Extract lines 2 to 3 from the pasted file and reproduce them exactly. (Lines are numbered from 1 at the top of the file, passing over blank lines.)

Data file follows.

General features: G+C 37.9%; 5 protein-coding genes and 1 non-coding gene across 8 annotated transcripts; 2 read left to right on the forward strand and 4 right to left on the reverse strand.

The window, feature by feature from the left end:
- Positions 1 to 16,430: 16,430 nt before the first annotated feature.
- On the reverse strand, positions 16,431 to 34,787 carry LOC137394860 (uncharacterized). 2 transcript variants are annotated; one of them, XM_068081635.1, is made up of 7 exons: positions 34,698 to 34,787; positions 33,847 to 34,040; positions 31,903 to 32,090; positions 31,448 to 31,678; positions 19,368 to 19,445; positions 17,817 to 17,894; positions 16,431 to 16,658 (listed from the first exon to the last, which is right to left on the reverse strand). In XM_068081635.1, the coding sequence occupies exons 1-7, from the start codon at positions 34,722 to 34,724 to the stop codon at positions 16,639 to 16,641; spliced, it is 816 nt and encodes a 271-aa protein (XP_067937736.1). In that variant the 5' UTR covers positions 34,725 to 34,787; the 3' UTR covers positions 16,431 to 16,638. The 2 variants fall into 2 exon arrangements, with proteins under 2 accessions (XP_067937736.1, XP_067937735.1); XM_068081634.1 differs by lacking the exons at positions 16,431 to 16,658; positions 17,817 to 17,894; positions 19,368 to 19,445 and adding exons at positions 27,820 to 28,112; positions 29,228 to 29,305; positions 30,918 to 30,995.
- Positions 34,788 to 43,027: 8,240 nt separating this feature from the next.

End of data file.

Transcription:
The window, feature by feature from the left end:
- Positions 1 to 16,430: 16,430 nt before the first annotated feature.